Should You Power Wash A Fence Before Staining It?

Find Out If This Is The Best Way To Clean A Fence Before Staining It
Power wash fence before stain

In most cases, you should not power wash a fence before staining it. This might end up doing more harm than good. Instead, use a different cleaning method.

Find the method and more below-

Let’s Get To Cleaning

“Jen, I’m off to rent a power washer to clean our fence before staining day,” says Mike.

“Wait, WHAT?!” Jen comes running to the garage door. “Are you sure that’s a good idea? It sounds like it might not be good for our fence. Don’t they usually use those things on brick and siding?”

Mike pauses. “I guess, yeah. I just assumed it would be fine for wood. Do you not?” Jen shakes her head. “I feel like it might damage the wood or something. Can we look it up before you go, just to be on the safe side?”

How to clean a fence so that itll look like this halfway through

“Yeah, of course. It won’t take too long,” Mike responds. He gets out his phone and looks up ‘power wash fence before stain’ on Google. This worked when they were looking up how to stain a fence.

After some searching, here is what the couple finds:

Should You Power Wash Before Fence Staining?

More often than not, it is not a good idea to power wash a fence before staining it. Power washers can force the mold and mildew (the greying color of the fence) deeper into the wood pickets. This causes the wood to deteriorate quicker.

Power washing a stained fence can create divots on the surface of the wood. As those divots are stained, the pigment gathers in the deep areas and highlights those lines. It’s not pretty.

Wood fence with damage to stain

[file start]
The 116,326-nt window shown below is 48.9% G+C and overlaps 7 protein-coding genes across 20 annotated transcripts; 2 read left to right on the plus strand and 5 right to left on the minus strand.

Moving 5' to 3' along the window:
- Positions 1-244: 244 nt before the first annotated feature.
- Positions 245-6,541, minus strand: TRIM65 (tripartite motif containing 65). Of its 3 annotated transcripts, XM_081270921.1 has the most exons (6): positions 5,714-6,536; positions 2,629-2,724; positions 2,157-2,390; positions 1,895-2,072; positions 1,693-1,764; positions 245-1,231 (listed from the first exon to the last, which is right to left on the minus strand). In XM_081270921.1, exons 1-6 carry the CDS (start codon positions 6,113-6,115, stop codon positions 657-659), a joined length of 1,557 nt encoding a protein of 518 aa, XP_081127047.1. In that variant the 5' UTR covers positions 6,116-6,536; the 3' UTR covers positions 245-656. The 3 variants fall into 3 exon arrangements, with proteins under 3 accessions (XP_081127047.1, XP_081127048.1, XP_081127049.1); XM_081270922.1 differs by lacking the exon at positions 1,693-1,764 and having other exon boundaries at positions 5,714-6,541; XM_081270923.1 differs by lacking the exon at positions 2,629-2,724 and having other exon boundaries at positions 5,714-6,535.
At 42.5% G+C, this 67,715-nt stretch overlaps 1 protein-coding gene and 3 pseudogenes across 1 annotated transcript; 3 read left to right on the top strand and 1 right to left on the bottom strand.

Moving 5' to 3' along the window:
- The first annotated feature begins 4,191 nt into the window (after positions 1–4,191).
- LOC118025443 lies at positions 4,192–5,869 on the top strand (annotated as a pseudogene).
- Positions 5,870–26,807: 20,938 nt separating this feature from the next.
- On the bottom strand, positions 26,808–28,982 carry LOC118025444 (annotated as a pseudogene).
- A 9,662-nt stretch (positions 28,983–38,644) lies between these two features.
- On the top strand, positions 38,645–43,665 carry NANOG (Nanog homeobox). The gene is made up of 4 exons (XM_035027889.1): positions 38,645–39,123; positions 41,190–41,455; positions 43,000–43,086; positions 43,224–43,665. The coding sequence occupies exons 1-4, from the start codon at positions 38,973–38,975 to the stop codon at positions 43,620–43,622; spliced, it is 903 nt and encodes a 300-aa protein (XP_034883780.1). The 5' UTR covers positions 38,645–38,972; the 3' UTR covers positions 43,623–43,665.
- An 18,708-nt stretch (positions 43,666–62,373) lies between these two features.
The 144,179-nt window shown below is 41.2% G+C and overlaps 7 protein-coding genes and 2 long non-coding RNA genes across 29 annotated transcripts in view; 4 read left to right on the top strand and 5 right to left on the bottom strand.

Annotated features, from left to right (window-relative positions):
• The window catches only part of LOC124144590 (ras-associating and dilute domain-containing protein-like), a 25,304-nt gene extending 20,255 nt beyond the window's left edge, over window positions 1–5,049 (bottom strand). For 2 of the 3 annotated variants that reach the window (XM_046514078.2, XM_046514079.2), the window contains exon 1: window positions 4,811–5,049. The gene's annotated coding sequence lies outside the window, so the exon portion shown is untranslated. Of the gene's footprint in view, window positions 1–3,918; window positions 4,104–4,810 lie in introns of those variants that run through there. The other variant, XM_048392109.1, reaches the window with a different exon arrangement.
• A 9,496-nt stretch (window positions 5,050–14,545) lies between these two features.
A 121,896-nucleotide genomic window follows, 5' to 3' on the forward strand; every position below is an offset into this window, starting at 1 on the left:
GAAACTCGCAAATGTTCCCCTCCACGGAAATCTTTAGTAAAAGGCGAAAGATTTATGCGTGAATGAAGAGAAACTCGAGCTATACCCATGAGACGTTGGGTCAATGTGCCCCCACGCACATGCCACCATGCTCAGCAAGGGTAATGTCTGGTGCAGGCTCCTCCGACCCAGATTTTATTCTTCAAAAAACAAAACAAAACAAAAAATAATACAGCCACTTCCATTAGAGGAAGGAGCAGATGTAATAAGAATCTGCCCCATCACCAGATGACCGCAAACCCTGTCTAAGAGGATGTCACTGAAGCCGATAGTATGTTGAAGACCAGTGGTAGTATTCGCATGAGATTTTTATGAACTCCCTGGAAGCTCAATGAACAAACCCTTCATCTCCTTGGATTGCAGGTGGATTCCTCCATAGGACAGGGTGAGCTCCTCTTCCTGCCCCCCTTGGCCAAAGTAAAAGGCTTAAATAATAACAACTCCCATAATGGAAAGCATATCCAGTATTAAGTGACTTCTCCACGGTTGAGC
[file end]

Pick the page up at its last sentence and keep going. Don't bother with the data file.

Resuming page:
Powerwashing at high speeds can also wash away the soft fibers of the wood. If you power wash the fence too much or too harshly the fence pickets actually start to resemble thin ‘toothpicks’. This is where the softwood along the edges wash away. The leftover, harder wood fibers won’t accept the stain as uniformly.

The goal of cleaning a fence for staining isn’t to get the wood bare. Its’ to remove the mold, mildew, and algae as well as knock off the dirt and debris.

But Doesn’t The Old Stain Need To Be Gone?

Most people think you need to remove the old stain first. Actually, it’s usually better to leave the old stain. It helps protect the wood from drying out and other damages.

Trying to remove the old stain can actually end up damaging the wood.

Staining companies often recommend staining at least 1 shade darker for re-stains because of older stains.

Staining a fence

When To Power Wash Before Fence Staining

You’ll want to power wash a fence before staining when:

  • A fence is stained with a latex-based product and you want to remove caked-on dirt
  • A fence is being chemically stripped to remove an older latex stain so that an oil-based stain can be used in its place

You use a power washer here because of the amount of water it produces, not the strength of the spray.

The Best Way To Clean A Fence Before Staining

You’ll want to do what we call a soft wash.

In the process of cleaning a fence

A soft wash is a mixture of water and algaecides that kill the mold and mildew on the surface. It also penetrates into the wood fibers to kill stuff deep within the wood as well. You apply it using something like the “shower” mode on your handheld sprinkler.

After the soft wash, rinse the fence with fresh water. It’s important to give time for your fence to dry out before applying an oil-based stain because water and oil reject each other.

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“Ok, let’s take another look at the fence and see if we actually need to rent a power washer,” Mike suggests. “And while you do that I’m going to see what else I can find out on this website,” Jen replies.